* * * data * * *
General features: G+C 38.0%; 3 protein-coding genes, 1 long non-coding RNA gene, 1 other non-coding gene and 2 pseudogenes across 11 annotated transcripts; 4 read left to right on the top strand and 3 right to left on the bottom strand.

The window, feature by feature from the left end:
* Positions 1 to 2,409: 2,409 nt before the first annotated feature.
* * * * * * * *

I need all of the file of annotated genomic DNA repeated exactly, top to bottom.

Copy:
General features: G+C 38.0%; 3 protein-coding genes, 1 long non-coding RNA gene, 1 other non-coding gene and 2 pseudogenes across 11 annotated transcripts; 4 read left to right on the top strand and 3 right to left on the bottom strand.

The window, feature by feature from the left end:
* Positions 1 to 2,409: 2,409 nt before the first annotated feature.